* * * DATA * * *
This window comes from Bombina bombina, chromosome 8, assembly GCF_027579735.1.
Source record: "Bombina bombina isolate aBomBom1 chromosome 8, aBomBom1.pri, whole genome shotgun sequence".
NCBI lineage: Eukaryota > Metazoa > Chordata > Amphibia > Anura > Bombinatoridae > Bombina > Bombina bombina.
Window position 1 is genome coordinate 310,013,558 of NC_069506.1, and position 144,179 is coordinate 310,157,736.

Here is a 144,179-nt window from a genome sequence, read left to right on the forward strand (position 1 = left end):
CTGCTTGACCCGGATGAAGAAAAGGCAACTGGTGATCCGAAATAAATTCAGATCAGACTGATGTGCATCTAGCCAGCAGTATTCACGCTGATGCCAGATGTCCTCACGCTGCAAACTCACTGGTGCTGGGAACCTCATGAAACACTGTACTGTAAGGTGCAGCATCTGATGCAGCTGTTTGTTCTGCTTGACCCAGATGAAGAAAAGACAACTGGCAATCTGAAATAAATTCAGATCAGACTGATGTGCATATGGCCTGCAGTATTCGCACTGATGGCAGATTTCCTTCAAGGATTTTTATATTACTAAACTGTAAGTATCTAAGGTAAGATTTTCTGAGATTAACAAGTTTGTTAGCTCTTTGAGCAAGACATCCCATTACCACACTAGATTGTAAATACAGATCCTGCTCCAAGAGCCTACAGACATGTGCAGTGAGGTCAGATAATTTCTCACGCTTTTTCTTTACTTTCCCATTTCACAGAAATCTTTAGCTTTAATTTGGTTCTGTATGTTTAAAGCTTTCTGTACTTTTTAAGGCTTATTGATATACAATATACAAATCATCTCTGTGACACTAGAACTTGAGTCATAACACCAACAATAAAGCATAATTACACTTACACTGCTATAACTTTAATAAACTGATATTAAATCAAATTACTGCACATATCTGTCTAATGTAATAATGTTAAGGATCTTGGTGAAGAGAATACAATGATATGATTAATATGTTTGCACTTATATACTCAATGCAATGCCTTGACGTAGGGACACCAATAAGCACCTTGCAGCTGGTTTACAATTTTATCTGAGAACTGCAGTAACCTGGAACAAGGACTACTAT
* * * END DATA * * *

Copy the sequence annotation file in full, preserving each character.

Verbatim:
This window comes from Bombina bombina, chromosome 8, assembly GCF_027579735.1.
Source record: "Bombina bombina isolate aBomBom1 chromosome 8, aBomBom1.pri, whole genome shotgun sequence".
NCBI lineage: Eukaryota > Metazoa > Chordata > Amphibia > Anura > Bombinatoridae > Bombina > Bombina bombina.
Window position 1 is genome coordinate 310,013,558 of NC_069506.1, and position 144,179 is coordinate 310,157,736.

Here is a 144,179-nt window from a genome sequence, read left to right on the forward strand (position 1 = left end):
CTGCTTGACCCGGATGAAGAAAAGGCAACTGGTGATCCGAAATAAATTCAGATCAGACTGATGTGCATCTAGCCAGCAGTATTCACGCTGATGCCAGATGTCCTCACGCTGCAAACTCACTGGTGCTGGGAACCTCATGAAACACTGTACTGTAAGGTGCAGCATCTGATGCAGCTGTTTGTTCTGCTTGACCCAGATGAAGAAAAGACAACTGGCAATCTGAAATAAATTCAGATCAGACTGATGTGCATATGGCCTGCAGTATTCGCACTGATGGCAGATTTCCTTCAAGGATTTTTATATTACTAAACTGTAAGTATCTAAGGTAAGATTTTCTGAGATTAACAAGTTTGTTAGCTCTTTGAGCAAGACATCCCATTACCACACTAGATTGTAAATACAGATCCTGCTCCAAGAGCCTACAGACATGTGCAGTGAGGTCAGATAATTTCTCACGCTTTTTCTTTACTTTCCCATTTCACAGAAATCTTTAGCTTTAATTTGGTTCTGTATGTTTAAAGCTTTCTGTACTTTTTAAGGCTTATTGATATACAATATACAAATCATCTCTGTGACACTAGAACTTGAGTCATAACACCAACAATAAAGCATAATTACACTTACACTGCTATAACTTTAATAAACTGATATTAAATCAAATTACTGCACATATCTGTCTAATGTAATAATGTTAAGGATCTTGGTGAAGAGAATACAATGATATGATTAATATGTTTGCACTTATATACTCAATGCAATGCCTTGACGTAGGGACACCAATAAGCACCTTGCAGCTGGTTTACAATTTTATCTGAGAACTGCAGTAACCTGGAACAAGGACTACTAT